New Eyes

July 31, 2009

“The voyage of discovery is not in seeking new landscapes

but in having new eyes.” – Marcel Proust

 

You’ll be shocked to discover that I do not sit around all day, watching my children play, eating BonBons and reading Proust.  But when I recently came across this quote, I thought I should start one day. 

As a child, I was regularly encouraged to go out of my way to see the world from another perspective.  This admonition typically applied to travel, and I’m grateful to my parents for every one of our family jaunts.   I am, however, aware that there are other ways see things differently.

A common exercise in photography instruction is to take a roll of film randomly without looking through the view finder.  Substitue “a series of photos” and “LCD screen” if you find yourself stuck on my use of outdated terms.  My first roll of film on this experiment yielded this.  This statue stands in my mother’s garden and I treasure its capture every day.

 

statue

A serendipitous take on this exercise is to hand the camera to a young child (your judgment as to how young, of course).  Our family photos have taken on new life with new photographers at the helm, ahem, viewfinder.  Yes, my kids may not learn about film, but they do know how to use a viewfinder.  My main camera is very heavy, which makes intentional composition near impossible for them.  I think the results are delightful.  This is my favorite to date, taken this past 4th of July.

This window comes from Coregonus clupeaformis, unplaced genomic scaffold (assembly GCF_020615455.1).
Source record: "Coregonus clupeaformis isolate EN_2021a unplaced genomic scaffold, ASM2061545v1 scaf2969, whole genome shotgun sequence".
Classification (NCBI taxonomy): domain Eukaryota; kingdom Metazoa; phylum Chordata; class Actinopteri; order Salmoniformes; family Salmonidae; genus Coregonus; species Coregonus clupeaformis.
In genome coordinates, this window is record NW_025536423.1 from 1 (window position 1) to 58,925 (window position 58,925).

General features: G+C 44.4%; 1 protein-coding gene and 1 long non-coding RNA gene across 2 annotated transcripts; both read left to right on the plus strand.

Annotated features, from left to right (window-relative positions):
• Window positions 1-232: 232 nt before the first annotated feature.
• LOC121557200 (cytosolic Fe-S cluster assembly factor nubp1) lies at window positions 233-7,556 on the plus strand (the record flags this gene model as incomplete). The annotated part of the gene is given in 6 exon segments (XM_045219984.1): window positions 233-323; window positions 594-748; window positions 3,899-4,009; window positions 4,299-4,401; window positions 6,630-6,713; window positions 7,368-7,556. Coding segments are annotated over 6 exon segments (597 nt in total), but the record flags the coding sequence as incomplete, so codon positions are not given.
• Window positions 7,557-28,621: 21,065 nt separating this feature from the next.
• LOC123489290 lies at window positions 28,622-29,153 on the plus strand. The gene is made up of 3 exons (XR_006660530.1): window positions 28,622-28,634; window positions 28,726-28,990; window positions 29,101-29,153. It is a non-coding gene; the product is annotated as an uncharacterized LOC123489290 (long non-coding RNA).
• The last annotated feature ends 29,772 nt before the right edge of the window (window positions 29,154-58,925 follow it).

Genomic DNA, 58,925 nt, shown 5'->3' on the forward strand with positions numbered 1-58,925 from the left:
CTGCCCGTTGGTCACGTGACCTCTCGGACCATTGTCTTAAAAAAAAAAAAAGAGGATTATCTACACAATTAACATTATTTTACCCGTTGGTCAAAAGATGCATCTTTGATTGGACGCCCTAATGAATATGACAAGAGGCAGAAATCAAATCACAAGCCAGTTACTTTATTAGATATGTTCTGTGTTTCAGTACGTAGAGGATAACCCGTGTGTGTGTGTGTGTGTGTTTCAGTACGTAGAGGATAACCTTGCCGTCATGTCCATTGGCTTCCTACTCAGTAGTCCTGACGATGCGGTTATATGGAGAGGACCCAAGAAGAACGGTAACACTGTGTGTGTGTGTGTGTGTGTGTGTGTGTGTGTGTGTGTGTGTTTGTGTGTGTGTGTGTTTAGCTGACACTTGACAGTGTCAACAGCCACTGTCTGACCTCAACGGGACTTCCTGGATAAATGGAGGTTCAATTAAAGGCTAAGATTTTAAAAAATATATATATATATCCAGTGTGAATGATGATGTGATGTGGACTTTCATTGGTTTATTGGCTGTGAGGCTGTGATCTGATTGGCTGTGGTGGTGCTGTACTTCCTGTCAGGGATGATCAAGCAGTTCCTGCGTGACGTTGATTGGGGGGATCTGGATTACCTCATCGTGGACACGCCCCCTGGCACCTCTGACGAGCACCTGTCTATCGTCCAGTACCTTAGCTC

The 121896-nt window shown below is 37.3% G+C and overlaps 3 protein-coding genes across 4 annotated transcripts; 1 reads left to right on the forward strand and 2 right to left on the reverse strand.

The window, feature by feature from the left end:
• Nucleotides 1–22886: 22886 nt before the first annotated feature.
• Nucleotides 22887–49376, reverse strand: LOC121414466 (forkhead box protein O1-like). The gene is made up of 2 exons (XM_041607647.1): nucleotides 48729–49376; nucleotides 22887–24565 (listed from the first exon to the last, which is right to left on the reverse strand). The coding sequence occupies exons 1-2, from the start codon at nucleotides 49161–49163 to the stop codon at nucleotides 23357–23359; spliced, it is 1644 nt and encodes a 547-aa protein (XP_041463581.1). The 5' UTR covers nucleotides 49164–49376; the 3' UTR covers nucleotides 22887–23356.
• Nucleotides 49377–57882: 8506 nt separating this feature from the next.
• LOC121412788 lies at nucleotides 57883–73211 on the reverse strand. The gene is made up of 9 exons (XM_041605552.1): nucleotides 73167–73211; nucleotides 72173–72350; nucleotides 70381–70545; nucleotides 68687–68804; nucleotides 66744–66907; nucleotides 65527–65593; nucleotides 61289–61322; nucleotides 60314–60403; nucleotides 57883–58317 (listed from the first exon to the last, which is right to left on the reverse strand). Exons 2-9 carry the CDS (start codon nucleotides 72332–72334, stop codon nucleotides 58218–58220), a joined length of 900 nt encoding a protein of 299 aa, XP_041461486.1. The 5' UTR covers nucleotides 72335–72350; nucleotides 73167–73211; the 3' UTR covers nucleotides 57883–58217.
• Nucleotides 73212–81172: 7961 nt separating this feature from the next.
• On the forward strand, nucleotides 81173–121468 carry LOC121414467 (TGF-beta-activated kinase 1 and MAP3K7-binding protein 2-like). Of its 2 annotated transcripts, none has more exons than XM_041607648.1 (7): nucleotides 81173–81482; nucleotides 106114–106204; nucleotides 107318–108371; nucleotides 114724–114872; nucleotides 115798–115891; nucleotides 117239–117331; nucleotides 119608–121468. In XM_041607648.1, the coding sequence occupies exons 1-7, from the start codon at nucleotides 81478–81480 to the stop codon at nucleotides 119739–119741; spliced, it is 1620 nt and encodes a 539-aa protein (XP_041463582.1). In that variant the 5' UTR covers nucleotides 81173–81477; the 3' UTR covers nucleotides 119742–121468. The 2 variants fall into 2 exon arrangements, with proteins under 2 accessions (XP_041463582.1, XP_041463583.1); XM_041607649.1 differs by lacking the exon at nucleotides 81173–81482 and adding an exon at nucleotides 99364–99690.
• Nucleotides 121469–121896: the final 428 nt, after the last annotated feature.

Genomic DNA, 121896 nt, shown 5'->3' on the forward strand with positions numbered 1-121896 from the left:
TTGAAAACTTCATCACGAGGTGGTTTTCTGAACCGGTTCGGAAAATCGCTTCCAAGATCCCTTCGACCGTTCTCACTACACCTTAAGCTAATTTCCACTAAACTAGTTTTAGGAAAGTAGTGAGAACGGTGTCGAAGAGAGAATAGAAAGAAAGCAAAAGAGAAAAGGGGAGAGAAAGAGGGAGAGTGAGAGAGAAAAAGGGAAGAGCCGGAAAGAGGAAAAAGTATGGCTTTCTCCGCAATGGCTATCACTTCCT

DSC_6907

 

A profound example of the power of a change our visual perspective is the work of Kevin Connolly‘s Rolling Exhibition.  Mr. Connolly’s perspective is very low to the ground.  He was born without legs.   His photo memoir, Double Take, will be released this October.

There are any number of ways to find a view different from my own.  The key to finding them is to look for them.

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2 Responses to “New Eyes”

  1. Lori said

    I thought you were going in a different direction with this. What I remember most about having a small child, is how seeing ordinary things through their eyes, or things you did when you were a child (but not since) is fresh, new, and meaningful again. You’re right, though. I love the informal photos that somehow come out as artistically interesting as a carefully planned and staged shot.

  2. Joanne said

    The eyes of children are wonderful. At some point I will show you the pics my classroom ( 4/5/6 graders took) took. They are on slides so I can’t attach ( the old style viewing). We took a walk along the river by St. Anthony Main – the views they found amazed me.

    Asking children to take photos of themselves is also a wonderful way to see how they see themselves.

    Would love to go wondering with you and a camera some day!

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